Thomas Girst’s The Duchamp Dictionary is a neat, handy, handsome and digestible way to take a Quantum Leap into the career, practice, persuasions and inspirations of the artist considered more than any other the most influential of the 20th century. His work wiped out much received wisdom and laid the foundations for a lot of the good and bad, the accessibility and the irresistible market forces, that are stock characters in today’s art world. Fittingly for the form, while the Frenchman found language to be “an error of humanity” and “a great enemy”, with typical perversity, he loved dictionaries. With Duchampian illustrations by Luke Frost and Therese Vandling, this will encourage further reading.
Here’s a thing: how do you edit a book about editing, choose a thing full of choices, curate something on curating? To give you a clue, “exhibition maker” and writer Jens Hoffmann has arranged his book, Show Time: The 50 Most Influential Exhibitions of Contemporary Art, thematically rather than chronologically and his selections of scene-changing shows span exhibitions mounted in public spaces (inSITE, San Diego and Tijuana), those curated by artists themselves (Damien Hirst’s Freeze) and the unstoppable rise of the biennale (Venice has a lot to answer for).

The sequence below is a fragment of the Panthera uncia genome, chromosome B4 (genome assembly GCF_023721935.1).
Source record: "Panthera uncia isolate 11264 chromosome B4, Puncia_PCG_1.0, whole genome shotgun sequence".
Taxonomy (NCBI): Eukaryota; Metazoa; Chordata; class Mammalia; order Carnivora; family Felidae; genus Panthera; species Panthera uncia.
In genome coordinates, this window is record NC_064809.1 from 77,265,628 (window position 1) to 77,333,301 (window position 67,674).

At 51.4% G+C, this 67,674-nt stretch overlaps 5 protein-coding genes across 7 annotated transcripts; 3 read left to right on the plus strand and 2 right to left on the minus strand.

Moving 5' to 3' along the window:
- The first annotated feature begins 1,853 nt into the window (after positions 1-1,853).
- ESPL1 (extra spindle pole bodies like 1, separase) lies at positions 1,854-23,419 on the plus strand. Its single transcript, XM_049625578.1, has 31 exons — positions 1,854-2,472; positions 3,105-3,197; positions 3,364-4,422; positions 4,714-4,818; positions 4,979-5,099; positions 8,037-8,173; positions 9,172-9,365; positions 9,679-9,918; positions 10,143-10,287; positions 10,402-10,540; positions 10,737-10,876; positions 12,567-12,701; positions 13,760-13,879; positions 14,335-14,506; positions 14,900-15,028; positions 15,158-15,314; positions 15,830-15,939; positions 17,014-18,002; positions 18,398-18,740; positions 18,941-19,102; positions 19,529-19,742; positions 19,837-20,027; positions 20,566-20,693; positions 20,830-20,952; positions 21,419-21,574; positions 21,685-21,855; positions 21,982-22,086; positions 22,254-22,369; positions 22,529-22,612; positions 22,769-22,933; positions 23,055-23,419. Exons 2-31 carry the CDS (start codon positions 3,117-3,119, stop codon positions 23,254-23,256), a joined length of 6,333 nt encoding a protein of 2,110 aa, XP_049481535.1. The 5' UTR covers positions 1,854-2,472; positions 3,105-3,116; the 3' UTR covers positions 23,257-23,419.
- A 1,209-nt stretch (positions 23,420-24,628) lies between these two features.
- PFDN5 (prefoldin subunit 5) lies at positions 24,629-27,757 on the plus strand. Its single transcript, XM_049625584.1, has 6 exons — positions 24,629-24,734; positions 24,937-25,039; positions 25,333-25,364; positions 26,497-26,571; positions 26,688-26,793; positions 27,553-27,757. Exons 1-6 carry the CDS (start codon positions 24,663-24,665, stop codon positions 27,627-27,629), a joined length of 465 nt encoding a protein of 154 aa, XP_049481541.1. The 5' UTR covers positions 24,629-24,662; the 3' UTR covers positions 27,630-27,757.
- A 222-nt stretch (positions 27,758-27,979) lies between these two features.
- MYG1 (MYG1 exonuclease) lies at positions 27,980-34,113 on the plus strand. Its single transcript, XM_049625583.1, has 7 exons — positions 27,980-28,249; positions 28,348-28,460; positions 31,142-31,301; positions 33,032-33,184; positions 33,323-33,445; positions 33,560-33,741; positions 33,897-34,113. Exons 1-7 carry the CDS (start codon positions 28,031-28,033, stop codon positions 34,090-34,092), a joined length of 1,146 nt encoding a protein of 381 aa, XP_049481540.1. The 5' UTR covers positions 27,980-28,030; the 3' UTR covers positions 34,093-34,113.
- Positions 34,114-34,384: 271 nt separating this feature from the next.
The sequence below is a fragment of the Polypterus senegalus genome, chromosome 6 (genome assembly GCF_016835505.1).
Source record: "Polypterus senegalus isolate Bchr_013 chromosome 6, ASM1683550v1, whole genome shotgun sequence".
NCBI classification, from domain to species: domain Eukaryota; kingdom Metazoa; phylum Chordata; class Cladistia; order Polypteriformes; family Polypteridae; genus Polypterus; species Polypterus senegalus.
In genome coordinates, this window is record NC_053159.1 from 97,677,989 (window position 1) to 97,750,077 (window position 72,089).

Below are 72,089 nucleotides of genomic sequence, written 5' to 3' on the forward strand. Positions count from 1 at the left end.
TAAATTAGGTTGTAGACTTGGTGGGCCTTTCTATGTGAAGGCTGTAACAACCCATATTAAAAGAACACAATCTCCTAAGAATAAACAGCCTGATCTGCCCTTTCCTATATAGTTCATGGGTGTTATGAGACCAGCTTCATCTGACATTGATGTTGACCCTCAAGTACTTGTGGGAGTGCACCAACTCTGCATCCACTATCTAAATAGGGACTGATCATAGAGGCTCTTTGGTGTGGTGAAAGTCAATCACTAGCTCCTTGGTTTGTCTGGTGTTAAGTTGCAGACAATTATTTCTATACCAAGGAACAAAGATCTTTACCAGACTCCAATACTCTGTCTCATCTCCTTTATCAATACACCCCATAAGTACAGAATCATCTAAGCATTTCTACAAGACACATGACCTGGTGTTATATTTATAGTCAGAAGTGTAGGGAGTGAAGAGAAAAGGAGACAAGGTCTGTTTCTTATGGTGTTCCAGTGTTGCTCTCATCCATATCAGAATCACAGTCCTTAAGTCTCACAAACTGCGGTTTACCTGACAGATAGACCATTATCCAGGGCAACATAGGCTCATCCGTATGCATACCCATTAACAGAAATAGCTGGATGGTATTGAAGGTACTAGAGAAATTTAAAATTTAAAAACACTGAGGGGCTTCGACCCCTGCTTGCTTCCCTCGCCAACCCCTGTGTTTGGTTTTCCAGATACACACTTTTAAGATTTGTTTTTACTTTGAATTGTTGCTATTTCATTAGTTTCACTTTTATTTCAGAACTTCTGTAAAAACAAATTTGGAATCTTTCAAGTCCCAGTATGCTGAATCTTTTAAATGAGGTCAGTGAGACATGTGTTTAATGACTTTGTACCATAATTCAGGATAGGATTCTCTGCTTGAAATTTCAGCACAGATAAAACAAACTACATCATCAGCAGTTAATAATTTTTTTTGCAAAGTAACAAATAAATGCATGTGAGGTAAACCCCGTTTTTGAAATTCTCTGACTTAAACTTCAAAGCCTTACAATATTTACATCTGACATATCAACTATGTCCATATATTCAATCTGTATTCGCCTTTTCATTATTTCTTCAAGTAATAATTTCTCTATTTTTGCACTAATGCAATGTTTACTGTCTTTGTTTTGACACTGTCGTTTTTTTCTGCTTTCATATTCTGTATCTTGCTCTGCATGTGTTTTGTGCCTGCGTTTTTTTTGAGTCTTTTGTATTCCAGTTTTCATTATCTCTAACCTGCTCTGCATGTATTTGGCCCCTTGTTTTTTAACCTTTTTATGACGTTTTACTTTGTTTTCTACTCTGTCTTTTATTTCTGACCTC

Despite the title suggesting razzamatazz, the contents are sober, thorough and the writing is rigorous and refreshingly jargon-free. A little more reaction to the shows Hoffmann recalls would have been welcome, as would an itchier adjectival trigger-finger, but these are small gripes about a book that bravely accommodates so much, so skilfully.
Being a gallery owner wasn’t always the plan for Michelle Paterson, a South African-born, Sydney-based art collector. She spent a year organising ‘Lots of M’, a successful project of pop-up exhibitions and seminars across Sydney, and last August Paterson opened .M Contemporary in the city’s Woollahra art district.